As always in Crete they sat Turkish fashion on cushions placed along a low platform built against the wall. Lear reflected that everything in Crete was à la turque except the Turks there. They spoke Greek, called themselves Cretans, imbibed wine and spirits, and prayed in mosques that looked like churches.
A light low table spread with food was brought in by two women whose efforts to be invisible were undone by their great girth. George would afterward have the pleasure of their evanescent company in the kitchen on the floor below.
Lear steadied himself by making an inventory. Filthy napkins to start with. There were three partakers, the host having invited Nikolaki. The old man had been to Egypt and Lear drowsily promenaded his halting Greek among the pyramids. The toasts began. Tzoustakis, a good soul and not stupid, kept these to a few mumbled words, and gave his especial attention to seeing that glasses were full. The Queen was mauled and Lord Byron went past in a pronunciation that sounded like the Suliot costume he used to affect. Amazing wine, thought Lear. It mellowed him so much that he found the rice soup good. There was a toast to the Ionian Islands.
"My God," he asked under his breath, "would there be a glass of the memorable vintage for every parcel of that archipelago?"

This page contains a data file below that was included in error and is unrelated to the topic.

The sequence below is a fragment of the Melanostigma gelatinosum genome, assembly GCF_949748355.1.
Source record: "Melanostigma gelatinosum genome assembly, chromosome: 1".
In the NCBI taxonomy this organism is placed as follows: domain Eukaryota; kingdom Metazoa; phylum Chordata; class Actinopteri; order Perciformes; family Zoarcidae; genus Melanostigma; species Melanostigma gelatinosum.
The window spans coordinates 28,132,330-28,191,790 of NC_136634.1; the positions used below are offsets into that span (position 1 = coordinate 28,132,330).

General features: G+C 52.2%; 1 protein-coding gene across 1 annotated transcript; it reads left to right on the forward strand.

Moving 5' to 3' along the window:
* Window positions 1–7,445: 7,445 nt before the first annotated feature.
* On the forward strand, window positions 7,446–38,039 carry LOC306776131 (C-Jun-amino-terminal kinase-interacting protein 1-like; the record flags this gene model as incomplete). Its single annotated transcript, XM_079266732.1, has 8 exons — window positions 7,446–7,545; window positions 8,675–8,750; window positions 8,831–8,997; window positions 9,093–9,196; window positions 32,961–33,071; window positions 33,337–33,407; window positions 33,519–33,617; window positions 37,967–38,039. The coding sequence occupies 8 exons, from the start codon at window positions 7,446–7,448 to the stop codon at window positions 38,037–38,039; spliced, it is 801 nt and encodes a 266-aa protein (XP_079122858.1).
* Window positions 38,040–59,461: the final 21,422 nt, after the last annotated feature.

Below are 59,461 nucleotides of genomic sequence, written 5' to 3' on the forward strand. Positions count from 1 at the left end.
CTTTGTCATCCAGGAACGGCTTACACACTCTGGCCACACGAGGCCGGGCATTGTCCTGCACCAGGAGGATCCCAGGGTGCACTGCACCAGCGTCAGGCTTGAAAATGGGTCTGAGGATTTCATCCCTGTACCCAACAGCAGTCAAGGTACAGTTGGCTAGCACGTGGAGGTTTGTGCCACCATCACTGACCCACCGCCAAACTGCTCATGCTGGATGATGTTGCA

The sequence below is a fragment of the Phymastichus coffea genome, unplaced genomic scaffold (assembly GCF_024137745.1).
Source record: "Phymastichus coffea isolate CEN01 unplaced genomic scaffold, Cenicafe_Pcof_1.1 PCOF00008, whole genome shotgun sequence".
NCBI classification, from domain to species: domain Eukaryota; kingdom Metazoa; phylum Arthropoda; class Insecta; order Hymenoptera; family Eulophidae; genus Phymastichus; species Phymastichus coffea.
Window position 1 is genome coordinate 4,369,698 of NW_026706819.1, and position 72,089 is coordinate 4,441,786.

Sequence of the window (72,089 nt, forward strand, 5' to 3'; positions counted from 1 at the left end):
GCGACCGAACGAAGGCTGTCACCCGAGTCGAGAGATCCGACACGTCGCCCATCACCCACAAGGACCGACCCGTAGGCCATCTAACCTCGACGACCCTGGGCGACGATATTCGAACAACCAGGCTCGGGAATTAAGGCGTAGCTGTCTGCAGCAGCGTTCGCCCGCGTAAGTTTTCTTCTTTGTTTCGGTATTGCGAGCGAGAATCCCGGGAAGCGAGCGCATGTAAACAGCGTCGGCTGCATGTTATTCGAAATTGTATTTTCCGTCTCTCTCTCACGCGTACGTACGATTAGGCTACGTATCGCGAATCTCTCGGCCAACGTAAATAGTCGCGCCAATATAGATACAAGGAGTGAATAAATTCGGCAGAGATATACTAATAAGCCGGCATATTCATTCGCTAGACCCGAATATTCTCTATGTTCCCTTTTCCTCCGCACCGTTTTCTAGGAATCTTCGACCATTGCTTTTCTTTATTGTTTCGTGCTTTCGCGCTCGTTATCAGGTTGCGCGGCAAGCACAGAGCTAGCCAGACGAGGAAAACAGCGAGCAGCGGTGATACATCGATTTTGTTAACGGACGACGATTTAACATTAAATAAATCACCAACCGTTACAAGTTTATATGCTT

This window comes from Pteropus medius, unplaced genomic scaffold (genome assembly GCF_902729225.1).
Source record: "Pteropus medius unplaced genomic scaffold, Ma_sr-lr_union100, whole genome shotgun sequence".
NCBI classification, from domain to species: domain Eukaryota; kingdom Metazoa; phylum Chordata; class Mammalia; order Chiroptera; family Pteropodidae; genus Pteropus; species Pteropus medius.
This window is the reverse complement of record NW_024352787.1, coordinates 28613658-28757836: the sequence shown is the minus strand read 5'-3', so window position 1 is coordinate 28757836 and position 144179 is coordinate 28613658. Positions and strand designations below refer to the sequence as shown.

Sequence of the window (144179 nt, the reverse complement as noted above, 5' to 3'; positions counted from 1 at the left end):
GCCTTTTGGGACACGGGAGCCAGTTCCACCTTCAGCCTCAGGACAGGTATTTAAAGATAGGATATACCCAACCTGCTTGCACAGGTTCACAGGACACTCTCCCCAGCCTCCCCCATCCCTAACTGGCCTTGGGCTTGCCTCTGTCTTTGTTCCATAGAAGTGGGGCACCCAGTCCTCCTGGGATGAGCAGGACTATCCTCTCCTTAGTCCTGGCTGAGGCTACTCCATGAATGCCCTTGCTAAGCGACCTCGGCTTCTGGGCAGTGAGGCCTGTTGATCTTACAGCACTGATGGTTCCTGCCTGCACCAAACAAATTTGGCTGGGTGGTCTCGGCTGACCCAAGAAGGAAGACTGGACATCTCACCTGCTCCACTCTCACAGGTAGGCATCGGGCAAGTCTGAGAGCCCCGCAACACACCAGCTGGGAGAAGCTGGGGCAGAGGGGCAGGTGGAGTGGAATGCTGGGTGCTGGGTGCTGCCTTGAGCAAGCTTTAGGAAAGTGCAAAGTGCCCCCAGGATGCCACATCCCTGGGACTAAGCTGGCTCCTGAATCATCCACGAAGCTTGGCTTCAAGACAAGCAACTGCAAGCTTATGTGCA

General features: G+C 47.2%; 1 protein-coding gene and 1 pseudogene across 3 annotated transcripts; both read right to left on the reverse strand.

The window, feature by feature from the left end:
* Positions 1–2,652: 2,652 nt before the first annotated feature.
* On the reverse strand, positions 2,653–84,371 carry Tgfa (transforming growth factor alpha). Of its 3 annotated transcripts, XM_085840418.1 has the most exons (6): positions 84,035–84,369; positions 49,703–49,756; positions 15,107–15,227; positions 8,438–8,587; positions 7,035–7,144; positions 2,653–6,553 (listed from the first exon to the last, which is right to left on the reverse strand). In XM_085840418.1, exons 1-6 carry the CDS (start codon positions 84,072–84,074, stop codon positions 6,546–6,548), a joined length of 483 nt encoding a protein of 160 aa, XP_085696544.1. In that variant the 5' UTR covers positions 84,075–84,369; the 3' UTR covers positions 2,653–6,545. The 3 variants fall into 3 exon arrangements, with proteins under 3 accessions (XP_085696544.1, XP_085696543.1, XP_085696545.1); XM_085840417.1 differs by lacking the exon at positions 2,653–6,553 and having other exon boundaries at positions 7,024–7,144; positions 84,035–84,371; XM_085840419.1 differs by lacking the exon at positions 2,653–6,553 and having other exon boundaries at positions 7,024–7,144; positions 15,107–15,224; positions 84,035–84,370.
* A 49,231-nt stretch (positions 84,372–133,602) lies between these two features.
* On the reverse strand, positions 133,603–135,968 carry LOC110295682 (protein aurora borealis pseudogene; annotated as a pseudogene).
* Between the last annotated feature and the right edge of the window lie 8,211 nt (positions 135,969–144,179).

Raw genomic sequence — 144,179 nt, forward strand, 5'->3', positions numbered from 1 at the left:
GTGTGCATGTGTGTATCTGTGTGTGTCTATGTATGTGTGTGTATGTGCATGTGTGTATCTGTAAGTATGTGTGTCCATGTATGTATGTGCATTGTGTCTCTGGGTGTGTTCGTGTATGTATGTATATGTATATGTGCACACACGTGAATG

He stared at the boiled fowl that took on stature as the tide of greasy soup ebbed in the serving bowl. A bird of the air, it certainly was, but too breasty for a crow. Could it be a proud scavenger from the solitary peaks or a distracted jay that had put a claw-foot wrong?
Nikolaki was hazarding a question. Why were the British dismantling the fortifications before handing over Corfu to Greece? It was something Lear often asked himself. The two men awaited his answer now with the patient insistence of the timid.
Lear leaned back and called up strength for a very protracted shrug. It wandered through geography, starting very upright in the north of England and gradually slackening across Europe before going soft at Rome. The Mediterranean revived the spring in his shoulders, and the shrug went island hopping, Sicily, Malta, Corfu. Out of Albania came an exotic rigidity. Greece made it direct, eye-to-eye, and the Middle East lent sleekness, a magic speed without movement.
His two questioners seemed satisfied with his answer. Lear was satisfied with his answer. So much so that he got hugely to his feet with an empty glass. This was grasped at wildly by his host as if it were an escaped pigeon, and forcibly fed. Lear wished to intone a toast to Hellenization. It came out in a thin trail of one-dimensional Greek words. Rapture nevertheless swept his companions' faces.
But Lear's force was spent and he sat down slumping against the wall wanting to stretch out on the cushions. With his knife he prodded the oblongs of vegetable marrow as if encouraging them to crawl off. He put the lifted spoon of anchovies back in his bowl like a dog burying a bone he intended never to unearth.
"Thoroughly nasty," he said in nursery English as if he were dining alone.